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Primary Sources & Special Collections: Latin America, Spain and Portugal : Primary Sources & Special Collections

What's in this Guide

The Major Collections section to the right and the tabs near the top of this page direct to a wide range of archives, documents, manuscripts, ephemera, prints and collections from and about Latin America and the Iberian Peninsula held by the Princeton University Library.  Links to catalog records or finding aids that describe in considerable detail the contents of the collections are provided whenever relevant.

Most of the collections listed here are available in the Department of Special Collections, in the Microforms Collection, or online.  Also included are a small number of collections from the Center for Research Libraries (CRL) which are easily available to Princeton affiliates through Borrow Direct.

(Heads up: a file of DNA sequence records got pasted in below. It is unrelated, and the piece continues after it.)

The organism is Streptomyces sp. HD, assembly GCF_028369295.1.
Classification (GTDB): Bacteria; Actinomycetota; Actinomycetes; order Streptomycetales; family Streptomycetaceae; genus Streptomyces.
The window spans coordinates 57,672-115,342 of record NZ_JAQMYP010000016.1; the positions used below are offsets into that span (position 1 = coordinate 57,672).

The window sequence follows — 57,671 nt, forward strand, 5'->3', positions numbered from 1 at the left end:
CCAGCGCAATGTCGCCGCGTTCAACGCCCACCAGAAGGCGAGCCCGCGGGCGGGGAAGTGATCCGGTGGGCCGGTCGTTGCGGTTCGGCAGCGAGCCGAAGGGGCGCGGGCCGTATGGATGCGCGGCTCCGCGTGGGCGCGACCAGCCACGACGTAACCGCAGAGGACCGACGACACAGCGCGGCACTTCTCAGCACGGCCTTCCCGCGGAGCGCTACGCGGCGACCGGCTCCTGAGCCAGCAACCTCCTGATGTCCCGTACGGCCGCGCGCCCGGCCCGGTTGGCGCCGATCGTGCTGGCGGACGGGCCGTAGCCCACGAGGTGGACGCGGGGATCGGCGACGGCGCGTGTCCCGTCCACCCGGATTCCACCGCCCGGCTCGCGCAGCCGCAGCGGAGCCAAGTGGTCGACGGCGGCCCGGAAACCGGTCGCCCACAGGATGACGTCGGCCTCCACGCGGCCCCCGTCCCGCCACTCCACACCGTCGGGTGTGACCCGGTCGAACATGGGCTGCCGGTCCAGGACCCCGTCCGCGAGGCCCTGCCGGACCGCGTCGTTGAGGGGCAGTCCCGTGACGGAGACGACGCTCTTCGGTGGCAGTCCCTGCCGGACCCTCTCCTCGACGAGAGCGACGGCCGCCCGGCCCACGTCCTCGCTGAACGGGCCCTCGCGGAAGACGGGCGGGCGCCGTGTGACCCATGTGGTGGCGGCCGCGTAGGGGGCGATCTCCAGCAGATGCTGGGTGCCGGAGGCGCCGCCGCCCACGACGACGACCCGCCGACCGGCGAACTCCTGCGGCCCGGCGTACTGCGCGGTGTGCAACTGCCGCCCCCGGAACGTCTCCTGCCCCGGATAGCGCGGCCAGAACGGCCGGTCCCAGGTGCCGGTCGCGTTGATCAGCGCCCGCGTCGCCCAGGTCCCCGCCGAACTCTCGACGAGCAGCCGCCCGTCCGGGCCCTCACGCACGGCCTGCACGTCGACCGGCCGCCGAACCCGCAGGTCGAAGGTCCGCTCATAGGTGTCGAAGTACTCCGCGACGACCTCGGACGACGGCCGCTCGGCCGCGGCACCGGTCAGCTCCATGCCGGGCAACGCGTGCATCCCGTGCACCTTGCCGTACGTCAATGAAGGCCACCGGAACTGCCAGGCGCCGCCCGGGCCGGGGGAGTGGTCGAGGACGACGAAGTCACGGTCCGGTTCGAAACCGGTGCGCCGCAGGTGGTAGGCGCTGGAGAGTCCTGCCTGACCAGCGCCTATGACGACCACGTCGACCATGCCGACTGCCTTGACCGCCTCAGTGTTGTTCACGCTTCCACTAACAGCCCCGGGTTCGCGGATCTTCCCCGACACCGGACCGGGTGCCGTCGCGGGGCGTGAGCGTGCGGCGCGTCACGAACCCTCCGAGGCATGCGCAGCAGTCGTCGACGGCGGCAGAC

This is by no means a comprehensive list of primary sources available at Princeton.  Additional resources may be identified searching the Library Catalog or by exploring the resources listed under Beyond Princeton.

For a narrative survery of Princeton's major holdings of primary sources ranging from the 16th century to the 20th century, please read The Search for Latin America: Sources at Princeton.

Research assistance

Fernando Acosta-Rodríguez
Librarian for Latin American, Iberian and Latino Studies
Firestone Library A 16J.2
Tel. (609) 258-3193

Library Research Grants

Each year, the Friends of the Princeton University Library offer short-term grants to promote scholarly use of the Library's Special Collections. Grants are meant to help defray expenses incurred in traveling to and residing in Princeton during the tenure of the grant.

Additional information can be found in the Library Research Grants web page. 

Major Collections


Illustration: Burundanga babilónica. Print by Lorenzo Homar, 1970. Lorenzo Homar Collection, Graphic Arts Collection, Princeton University Library.

Latin American Collections news blog

For news about new acquisitions, holdings, and resources, visit the Latin American Collections blog. Visitors may subscribe in order to receive updates via email.